Alveda King’s Role in Our Nation’s Future Deserves Our Support

Dr. Alveda King
Dr. Alveda King (Facebook)

In my role as President of Christian Life Missions, I am wanting to encourage our readers to become donors of various ministries that we support. For that reason I am sharing this exciting update about the ministry of Dr. Alveda King.

Please read below and respond generously. 

This time I am featuring the work of Dr. Alveda King, the niece of Dr. Martin Luther King Jr. The eyes of the nation were focused on Washington and the 50th anniversary of MLK’s “I Have a Dream” speech this week.

God has given Dr. Alveda King a huge platform. She is a strong advocate of Biblical values at a time when many “civil rights” leaders are siding with the morally liberal agenda. I am convinced that Christians need to support the leaders that they believe in and who are standing for righteousness. This is true if you support John Hagee regarding Israel or Pat Robertson on broadcasting. This is why I am asking you to read below and support Alveda King Ministries with a generous donation, as I have. You can click on the “Donate” button below or you can send a check to 600 Rinehart Rd., Lake Mary, FL 32746. Or, you can call (407) 333-0600 during business hours and give by credit card.

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MLK-I-Have-a-Dream-Washington-MallDr. Alveda C. King Joins 'Let Freedom Ring'

Dr. Alveda King, founder of Alveda King Ministries, encourages America and the world to let freedom ring in memory of the March on Washington and her uncle’s speech:

“Fifty years ago, a valiant group of people from across America and around the globe embarked on a ‘March on Washington.’ While there have been many marches on Washington possibly before and certainly afterward, the 1963 March on Washington remains the premier example of how unity of heart and spirit can transform a community, a nation and a world.

“My parents, A.D. and Naomi King, attended the march and were there when their famous brother/brother-in-law delivered the now famous ‘I Have a Dream’ speech. Back then, they were marching for jobs, decent housing and decent education. Of course, then as well as now, jobs, housing and education remain in the category of issues that impact all human beings from a common perspective. After all, everyone needs some form of income to provide food and shelter, and we all need some form of intellectual enlightenment.Donate really big

“Fifty years later, the march has taken on a different flavor and is more cause-oriented than the counterpart of days gone by. The 2013 march includes themes that go beyond those basic demands of 1963. History teaches us that causes can divide people while agape love can unite. During his lifetime, my uncle M.L. spoke of a dream; he spoke of a ‘beloved community.’ 

“For the last several days, people have tempted me to delve into the political melee about who is right about one cause or another. Yet I still cling to the hope that agape love will take the place of political and moral turpitude and that people will rise above debates about tolerance and reach rather for compassion and transformation.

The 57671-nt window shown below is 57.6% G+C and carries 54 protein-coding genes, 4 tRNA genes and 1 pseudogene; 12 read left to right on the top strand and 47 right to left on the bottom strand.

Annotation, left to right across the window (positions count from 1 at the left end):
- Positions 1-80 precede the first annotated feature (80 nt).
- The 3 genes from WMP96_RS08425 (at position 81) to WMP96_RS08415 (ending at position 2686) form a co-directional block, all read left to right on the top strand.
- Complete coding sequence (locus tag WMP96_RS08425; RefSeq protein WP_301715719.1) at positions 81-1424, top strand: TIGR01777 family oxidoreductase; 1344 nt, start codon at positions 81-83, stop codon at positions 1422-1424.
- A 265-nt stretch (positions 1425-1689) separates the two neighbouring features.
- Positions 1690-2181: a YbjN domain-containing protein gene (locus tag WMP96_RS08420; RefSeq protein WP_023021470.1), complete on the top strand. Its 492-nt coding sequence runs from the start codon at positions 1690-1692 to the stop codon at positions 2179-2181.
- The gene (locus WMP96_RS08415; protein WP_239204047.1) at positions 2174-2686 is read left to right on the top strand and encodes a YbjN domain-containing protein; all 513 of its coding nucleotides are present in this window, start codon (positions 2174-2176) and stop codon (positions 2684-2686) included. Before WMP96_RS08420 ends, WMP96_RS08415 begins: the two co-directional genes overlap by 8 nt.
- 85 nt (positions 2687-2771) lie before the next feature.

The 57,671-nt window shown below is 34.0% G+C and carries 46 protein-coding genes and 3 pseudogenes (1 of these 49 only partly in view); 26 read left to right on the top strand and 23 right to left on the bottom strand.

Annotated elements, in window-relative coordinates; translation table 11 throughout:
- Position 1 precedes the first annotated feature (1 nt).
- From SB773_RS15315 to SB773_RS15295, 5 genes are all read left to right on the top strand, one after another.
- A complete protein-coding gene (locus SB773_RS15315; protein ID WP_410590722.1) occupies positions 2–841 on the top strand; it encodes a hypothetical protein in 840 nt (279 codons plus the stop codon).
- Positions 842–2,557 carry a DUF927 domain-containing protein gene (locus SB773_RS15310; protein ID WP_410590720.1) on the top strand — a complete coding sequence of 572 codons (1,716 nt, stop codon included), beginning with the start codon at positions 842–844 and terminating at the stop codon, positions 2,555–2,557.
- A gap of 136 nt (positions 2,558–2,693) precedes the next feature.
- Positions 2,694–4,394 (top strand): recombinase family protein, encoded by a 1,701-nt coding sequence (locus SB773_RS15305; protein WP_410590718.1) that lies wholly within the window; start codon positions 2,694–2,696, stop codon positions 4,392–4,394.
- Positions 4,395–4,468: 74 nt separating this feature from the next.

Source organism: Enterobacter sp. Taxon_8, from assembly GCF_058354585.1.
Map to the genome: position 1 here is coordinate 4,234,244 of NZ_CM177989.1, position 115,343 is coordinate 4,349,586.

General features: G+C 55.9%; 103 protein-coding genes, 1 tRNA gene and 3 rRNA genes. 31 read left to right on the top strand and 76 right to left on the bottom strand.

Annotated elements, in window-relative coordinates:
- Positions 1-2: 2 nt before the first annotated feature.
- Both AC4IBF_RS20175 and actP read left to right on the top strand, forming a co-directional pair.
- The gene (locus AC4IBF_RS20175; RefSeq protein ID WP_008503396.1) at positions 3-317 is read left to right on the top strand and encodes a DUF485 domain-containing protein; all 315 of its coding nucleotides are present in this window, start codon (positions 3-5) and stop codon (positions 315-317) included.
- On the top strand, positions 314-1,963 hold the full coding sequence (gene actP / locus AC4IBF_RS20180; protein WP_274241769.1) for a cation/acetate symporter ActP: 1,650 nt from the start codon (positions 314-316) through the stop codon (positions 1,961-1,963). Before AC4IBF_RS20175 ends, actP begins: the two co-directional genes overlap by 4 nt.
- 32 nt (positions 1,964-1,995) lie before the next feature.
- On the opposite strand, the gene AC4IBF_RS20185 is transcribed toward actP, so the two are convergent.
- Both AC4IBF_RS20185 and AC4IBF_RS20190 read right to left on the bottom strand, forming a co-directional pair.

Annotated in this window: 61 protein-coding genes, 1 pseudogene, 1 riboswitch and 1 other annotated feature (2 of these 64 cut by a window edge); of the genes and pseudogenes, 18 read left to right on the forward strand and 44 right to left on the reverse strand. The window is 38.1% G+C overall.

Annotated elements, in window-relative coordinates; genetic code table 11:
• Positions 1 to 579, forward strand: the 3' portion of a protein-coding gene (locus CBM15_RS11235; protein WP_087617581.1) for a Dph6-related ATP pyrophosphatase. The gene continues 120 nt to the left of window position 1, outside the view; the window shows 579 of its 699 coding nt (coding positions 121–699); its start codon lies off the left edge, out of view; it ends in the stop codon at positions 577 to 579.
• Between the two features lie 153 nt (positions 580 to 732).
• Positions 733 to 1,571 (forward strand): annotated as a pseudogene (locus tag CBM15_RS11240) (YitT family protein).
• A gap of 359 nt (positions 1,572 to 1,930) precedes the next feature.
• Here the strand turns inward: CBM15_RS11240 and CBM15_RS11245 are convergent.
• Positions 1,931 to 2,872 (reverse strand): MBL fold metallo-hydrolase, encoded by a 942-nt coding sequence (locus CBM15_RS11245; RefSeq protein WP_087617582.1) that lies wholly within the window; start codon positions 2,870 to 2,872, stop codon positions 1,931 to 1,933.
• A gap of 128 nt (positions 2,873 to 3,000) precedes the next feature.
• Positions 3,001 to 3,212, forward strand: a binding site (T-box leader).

“I will join the hundreds of thousands in D.C. over the next few days. I’m asking you to join us, and if you can’t come, please pray with us. Some of the upcoming events promise to be exciting and soul stirring.”

Alveda King’s cousin Bernie recently noted, “The response to our call to commemorate the March on Washington and my father’s ‘I Have a Dream’ speech has been overwhelming. Our coalition has organized a wonderful, diverse program, which begins in Atlanta, continues for eight days in Washington, D.C., and culminates with a global bell-ringing. We expect hundreds of thousands of people to join us in the nation’s capital for this historic event and many more to take part worldwide in their communities.”

The King Center will celebrate the 50th anniversary of MLK’s “I Have a Dream” speech on Aug. 25 by participating in a gospel brunch sponsored by InterContinental Hotels and Resorts at 11:30 a.m. in the grand ballroom of the Willard InterContinental, 1401 Pennsylvania Ave NW, Washington, D.C. Dr. King put the finishing touches on his famous speech in his suite at the Willard Hotel the night before the pivotal Aug. 28, 1963, March on Washington civil rights rally.

On Aug. 28, there will be a “Let Freedom Ring Call to Action and Commemoration Ceremony” from 11:30 a.m. to 4:00 p.m. at the Lincoln Memorial, which will feature remarks from President Obama, former Presidents Jimmy Carter and Bill Clinton, the King Family, elected officials, international dignitaries, celebrities, youth and leaders from national and international organizations. Alveda King will perform a song titled “Let Freedom Ring.” For more details, go to

“In my heart of hearts, I truly believe that we all long to be 'free at last,'” Alveda King says. “I’m not sure how many remember the rest of the phrase from that speech delivered so long ago: ‘Thank God Almighty, we’re free at last.’ As we approach the march, let us pray for each other and love one another so that we can ascend above the looming abyss that threatens to reach that higher ground.”

Steve Strang is the founder and publisher of Charisma. Follow him on Twitter at @sstrang or Facebook (stephenestrang).

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